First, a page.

The problem under this boiler plate contract boils down to the simple question of whether there is really any doubt on the face of this contract that the party sought to be bound by the covenant not to compete (paragraph 4) was other than the admitted corporate transferor. To overcome the surface tension against extrinsic evidence stress is laid, not on the obligation in dispute (paragraph 4), but rather it is directed toward paragraph 3 covering a matter nowhere in dispute. Thus Northern insists that where, in the warranty of title and ownership, paragraph 3 speaks in terms of 'Seller, for himself and for his heirs, successors and assigns, * * *' this indicates either as a matter of law that it was the purpose of the corporate agent to bind himself in his individual capacity or at least to raise a substantial question of fact on which extrinsic evidence would be admissible.7


But to us this asserted ambiguity of paragraph 3 is but a ripple, considering that it is uncontradicted that Northern knew the business being acquired was conducted in the form of a corporation, which the formal contract (note 3 supra) very precisely reflected. The contract gave its own definition of 'Seller.' Typed into the form contract was the corporate name 'Economy Gas & Supply Co.' It was this concern, and no other that the contract declared was '(hereinafter referred to as 'Seller').' That this was no inadvertent slip of the typist's finger is reflected further by the repetition of the corporate title 'Economy Gas & Supply Co.' immediately below the contract term 'Seller' in the signature clause. And to cap it all there was typed in under the line for signature the significant corporate title, 'President.' Moreover, although one can imagine that this was wholly accidental and just one of the perils that comes from form agreements that reflect the likelihood that the first and only time the writing came close to a lawyer was in the litigation seeking to enforce or defend it, when Northern intended to depart from the structured definition of 'Seller' it did so in precise terms by adding, for example, 'for himself and for his heirs, successors and assigns' in paragraph 3. Elsewhere, in paragraph 1, paragraph 2, and paragraph 4 the contract definition of 'Seller' was thought to be adequate. Structured as the contract was with the purposeful typewritten insertion of the corporate name and the corporate title of the signatory agent8 there is no basis whatsoever for holding that there was either an intention to hold Mike Cole personally responsible or any basis for any genuine doubt thereon. This makes it unnecessary for us to discuss in detail the cases stressed by Northern, none of which require a different result here.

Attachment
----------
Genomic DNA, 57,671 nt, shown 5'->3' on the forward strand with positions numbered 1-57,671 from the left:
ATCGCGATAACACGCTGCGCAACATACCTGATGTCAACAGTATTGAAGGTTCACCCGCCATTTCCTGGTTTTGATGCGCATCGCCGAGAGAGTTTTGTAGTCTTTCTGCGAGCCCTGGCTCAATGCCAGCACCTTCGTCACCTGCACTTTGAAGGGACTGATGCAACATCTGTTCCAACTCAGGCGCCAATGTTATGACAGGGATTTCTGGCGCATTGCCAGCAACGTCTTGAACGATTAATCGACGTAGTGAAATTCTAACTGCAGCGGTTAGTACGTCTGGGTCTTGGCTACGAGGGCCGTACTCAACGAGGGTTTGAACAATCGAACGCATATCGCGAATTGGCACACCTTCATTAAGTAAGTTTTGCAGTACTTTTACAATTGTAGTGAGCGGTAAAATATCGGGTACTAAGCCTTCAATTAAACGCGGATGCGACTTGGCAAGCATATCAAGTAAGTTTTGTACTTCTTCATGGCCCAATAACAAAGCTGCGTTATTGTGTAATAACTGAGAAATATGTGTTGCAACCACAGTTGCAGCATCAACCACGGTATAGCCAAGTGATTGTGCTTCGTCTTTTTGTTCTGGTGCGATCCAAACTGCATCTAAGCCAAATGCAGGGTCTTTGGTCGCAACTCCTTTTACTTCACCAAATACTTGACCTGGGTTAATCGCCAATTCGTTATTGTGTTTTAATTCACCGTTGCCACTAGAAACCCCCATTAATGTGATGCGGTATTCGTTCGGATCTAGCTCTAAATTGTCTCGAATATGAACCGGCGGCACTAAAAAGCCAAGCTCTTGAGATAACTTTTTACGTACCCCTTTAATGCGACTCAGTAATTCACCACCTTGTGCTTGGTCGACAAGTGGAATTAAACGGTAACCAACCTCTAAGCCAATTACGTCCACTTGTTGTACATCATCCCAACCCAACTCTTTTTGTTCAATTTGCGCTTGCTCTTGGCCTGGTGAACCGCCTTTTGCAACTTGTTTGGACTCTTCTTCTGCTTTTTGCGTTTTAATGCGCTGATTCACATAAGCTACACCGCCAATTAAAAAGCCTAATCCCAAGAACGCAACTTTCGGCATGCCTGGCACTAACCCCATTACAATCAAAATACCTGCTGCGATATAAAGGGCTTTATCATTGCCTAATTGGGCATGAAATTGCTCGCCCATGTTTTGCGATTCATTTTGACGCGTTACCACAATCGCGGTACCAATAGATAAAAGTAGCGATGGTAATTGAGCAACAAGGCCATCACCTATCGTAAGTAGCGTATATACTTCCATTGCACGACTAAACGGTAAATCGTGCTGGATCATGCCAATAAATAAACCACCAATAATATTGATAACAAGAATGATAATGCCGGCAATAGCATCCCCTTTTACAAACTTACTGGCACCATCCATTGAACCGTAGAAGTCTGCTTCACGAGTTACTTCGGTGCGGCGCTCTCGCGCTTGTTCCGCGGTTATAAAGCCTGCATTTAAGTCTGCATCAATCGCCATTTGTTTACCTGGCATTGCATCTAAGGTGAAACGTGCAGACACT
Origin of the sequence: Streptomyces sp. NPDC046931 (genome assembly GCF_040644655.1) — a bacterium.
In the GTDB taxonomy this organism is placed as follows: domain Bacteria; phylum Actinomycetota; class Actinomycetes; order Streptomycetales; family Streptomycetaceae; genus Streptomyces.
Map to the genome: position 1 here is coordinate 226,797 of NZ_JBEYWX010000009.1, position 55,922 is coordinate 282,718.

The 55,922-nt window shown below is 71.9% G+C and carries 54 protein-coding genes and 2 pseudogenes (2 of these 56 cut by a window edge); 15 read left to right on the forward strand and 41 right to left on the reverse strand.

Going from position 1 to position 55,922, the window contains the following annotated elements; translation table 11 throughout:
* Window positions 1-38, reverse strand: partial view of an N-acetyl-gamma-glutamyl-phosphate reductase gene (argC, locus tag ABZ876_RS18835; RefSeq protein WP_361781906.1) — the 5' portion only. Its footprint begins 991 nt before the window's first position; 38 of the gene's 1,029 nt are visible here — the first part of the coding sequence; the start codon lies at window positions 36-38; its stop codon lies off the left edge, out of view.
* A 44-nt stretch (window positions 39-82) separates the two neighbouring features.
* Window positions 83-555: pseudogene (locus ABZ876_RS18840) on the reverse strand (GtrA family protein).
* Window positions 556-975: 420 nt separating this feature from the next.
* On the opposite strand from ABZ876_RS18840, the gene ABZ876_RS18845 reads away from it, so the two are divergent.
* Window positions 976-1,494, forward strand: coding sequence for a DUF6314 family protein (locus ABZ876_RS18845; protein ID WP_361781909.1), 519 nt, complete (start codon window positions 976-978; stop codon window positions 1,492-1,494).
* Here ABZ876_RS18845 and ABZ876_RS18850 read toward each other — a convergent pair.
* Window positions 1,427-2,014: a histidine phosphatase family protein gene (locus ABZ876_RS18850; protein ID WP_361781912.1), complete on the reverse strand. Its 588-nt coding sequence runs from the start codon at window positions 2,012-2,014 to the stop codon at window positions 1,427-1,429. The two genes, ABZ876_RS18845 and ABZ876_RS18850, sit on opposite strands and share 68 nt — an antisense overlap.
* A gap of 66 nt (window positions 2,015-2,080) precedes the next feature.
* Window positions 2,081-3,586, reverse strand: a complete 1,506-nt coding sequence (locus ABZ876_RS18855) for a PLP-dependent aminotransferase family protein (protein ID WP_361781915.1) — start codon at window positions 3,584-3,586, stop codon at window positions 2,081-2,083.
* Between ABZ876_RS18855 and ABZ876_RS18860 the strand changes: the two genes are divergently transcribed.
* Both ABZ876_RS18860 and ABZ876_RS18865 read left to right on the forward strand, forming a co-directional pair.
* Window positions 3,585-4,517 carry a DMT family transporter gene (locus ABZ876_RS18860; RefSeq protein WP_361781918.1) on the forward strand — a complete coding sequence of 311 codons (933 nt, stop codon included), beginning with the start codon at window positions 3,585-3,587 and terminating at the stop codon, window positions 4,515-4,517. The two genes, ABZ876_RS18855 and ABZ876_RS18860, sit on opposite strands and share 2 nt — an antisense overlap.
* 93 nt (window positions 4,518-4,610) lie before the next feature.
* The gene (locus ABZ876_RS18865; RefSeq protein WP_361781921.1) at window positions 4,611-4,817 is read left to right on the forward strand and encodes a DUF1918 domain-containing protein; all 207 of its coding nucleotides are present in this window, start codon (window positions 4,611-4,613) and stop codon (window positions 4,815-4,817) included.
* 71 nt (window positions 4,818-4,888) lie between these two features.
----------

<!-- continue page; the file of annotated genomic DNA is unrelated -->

Only a tag end remains, Langford v. Shamburger, 5 Cir., 1968, 392 F.2d 939 (1968). Northern insists that Mike Cole is bound personally because he is the alter ego of the wholly-owned corporation which may be disregarded. No possible showing of a question of fact under accepted Texas principles appears in this record to rescue Northern from its undeniable knowledge that the enterprise was in a corporate form being transferred to it in the corporate name through a corporate officer.9